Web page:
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DBA Helps Consultant Turn Research into Client Solutions

Karen Bartuch (CMN '10) has worked in a wide range of settings — from the squad room to the board room — where interpreting data is an important part of decision-making.

Karen Bartuch
Bartuch was a Chicago police officer for 10 years and served as a policy advisor to the department's superintendent. She transitioned to the corporate world in 2011 as a communications, portfolio and project management team leader for Motorola Solutions.

In February she joined PricewaterhouseCoopers as director of corporate intelligence. She helps PwC's clients make business decisions by collecting and analyzing information from a variety of sources.

"For instance, we help companies assess their third party vendors in order to prevent fraud, corruption and bribery on a global basis," she explains. "On a lighter note, we also vet NFL draftees for various teams before they make their selections."

Her new role requires a thorough understanding of how to interpret complex business research and turn it into solutions for her clients. To master these skills, Bartuch, a DePaul alumna, returned to the university last September to enroll in a new, innovative program — the Doctorate in Business Administration (DBA) at the Kellstadt Graduate School of Business.

Now a year into the three-year program, Bartuch discusses in the Q&A below why the DBA is a good choice for experienced, research-minded professionals seeking to advance to the C-suite.

What made you decide to pursue a Doctorate in Business Administration at DePaul's Kellstadt Graduate School of Business?

I have an insatiable curiosity for knowledge and consider myself a student for life! I chose DePaul's program because of the coursework, which has a heavy emphasis on statistics, research methods and data. And also because I am able to complete my degree and work full-time (the cohort meets one weekend per month).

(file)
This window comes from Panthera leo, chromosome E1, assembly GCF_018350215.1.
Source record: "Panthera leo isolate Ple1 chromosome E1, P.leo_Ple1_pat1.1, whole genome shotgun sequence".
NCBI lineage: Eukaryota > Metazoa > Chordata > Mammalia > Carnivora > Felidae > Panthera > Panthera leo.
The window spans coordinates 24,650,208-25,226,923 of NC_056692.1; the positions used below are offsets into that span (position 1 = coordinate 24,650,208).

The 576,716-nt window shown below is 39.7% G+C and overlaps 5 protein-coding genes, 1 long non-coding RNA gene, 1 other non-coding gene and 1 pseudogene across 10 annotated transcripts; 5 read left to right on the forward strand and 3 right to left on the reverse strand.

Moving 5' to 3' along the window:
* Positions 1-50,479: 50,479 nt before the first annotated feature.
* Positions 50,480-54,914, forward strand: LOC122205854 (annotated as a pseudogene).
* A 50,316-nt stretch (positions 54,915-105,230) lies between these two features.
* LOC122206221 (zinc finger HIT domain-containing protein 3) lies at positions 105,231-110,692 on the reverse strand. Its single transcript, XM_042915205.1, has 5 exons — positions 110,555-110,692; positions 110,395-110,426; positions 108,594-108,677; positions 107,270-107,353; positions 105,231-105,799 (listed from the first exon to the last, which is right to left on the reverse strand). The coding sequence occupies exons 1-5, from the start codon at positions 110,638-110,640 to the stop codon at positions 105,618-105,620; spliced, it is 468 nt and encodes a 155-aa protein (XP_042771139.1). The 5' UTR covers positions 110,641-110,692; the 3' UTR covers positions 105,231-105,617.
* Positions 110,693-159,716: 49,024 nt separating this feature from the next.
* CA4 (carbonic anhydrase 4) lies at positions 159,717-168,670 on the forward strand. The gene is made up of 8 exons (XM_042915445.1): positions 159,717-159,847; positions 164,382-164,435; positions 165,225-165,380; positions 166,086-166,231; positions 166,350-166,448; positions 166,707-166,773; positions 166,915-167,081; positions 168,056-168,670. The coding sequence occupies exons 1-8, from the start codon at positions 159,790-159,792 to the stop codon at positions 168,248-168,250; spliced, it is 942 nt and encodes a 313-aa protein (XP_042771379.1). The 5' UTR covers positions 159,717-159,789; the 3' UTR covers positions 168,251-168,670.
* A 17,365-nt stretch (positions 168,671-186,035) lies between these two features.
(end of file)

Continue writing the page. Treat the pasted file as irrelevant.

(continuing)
How does the degree advance your career goals?

The program is designed to bridge the gap between business and academia. Almost instantly, I used what I learned in class at work to solve business problems in a more scientific way, which is great for my organization and great for my personal brand. The DBA has definitely opened doors for me, including going to work for the top consulting firm in the world.

DePaul's DBA faculty members have extensive research and industry credentials. How does this benefit students?

The professors are A-MAZING! The program is extremely rigorous and the faculty is focused on our mastery of the material, not just on our passing the course. The courses are expertly designed and every professor is extremely knowledgeable and engaging, which is important when you are in class for nine hours. The faculty is also extremely helpful and available — they want us to succeed. And they are subject-matter experts on any topic of interest, from marketing to finance to statistics, to name a few.

What have you learned from working with the other experienced professionals in your cohort?

This is the magic of the program — the people. I learn something every time we get together. The most salient is that all organizations struggle with similar issues that can be solved or mitigated by going to the research, which most businesses don't do. I also really enjoy being among people much smarter than me that have the same desire to learn — it makes me better.

How do you think organizations will benefit from employing DBA graduates?

Organizations will benefit in many ways. Data science/big data/analytics is probably the most talked about topic in business today and this program provides a great foundation for DBA graduates to practice or lead in that space. In addition, any business problem that needs solving most likely has research available that will help you solve it — from leadership, to how to compensate sales people, to diversity, etc.

What are the advantages of the monthly residency format?

I love the format. I am able to work long hours and travel globally with this format. I also am able to manage my coursework, which usually involves late night hours or weekends. It also forces you to problem-solve on your own and maintain discipline, which will carry on after the program.

What advice do you have for other professionals considering a doctorate degree in business administration?

I have talked to a lot of potential candidates and always tell them to just do it. There will never be an "ideal" time to start. Before I knew it, the first year is almost over and I am able to talk about multivariate statistics and social role theory like a boss. Best decision I ever made.

Learn more about the Doctorate in Business Administration at DePaul.​​​